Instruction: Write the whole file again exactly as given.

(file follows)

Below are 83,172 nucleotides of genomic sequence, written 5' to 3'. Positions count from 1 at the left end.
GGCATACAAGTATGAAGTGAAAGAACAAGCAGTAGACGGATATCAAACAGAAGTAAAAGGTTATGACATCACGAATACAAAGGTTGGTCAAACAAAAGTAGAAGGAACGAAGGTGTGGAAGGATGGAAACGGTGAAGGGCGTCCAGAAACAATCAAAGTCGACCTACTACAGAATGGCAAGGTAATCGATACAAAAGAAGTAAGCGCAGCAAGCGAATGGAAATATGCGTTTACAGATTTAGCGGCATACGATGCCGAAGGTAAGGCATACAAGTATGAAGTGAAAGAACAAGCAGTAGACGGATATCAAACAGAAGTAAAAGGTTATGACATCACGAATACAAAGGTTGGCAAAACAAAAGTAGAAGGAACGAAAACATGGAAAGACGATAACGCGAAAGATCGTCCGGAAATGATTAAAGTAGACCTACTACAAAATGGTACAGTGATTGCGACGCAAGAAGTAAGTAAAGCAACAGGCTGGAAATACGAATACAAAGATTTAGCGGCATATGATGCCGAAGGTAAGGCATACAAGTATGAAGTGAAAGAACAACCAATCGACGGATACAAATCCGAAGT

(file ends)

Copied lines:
Below are 83,172 nucleotides of genomic sequence, written 5' to 3'. Positions count from 1 at the left end.
GGCATACAAGTATGAAGTGAAAGAACAAGCAGTAGACGGATATCAAACAGAAGTAAAAGGTTATGACATCACGAATACAAAGGTTGGTCAAACAAAAGTAGAAGGAACGAAGGTGTGGAAGGATGGAAACGGTGAAGGGCGTCCAGAAACAATCAAAGTCGACCTACTACAGAATGGCAAGGTAATCGATACAAAAGAAGTAAGCGCAGCAAGCGAATGGAAATATGCGTTTACAGATTTAGCGGCATACGATGCCGAAGGTAAGGCATACAAGTATGAAGTGAAAGAACAAGCAGTAGACGGATATCAAACAGAAGTAAAAGGTTATGACATCACGAATACAAAGGTTGGCAAAACAAAAGTAGAAGGAACGAAAACATGGAAAGACGATAACGCGAAAGATCGTCCGGAAATGATTAAAGTAGACCTACTACAAAATGGTACAGTGATTGCGACGCAAGAAGTAAGTAAAGCAACAGGCTGGAAATACGAATACAAAGATTTAGCGGCATATGATGCCGAAGGTAAGGCATACAAGTATGAAGTGAAAGAACAACCAATCGACGGATACAAATCCGAAGT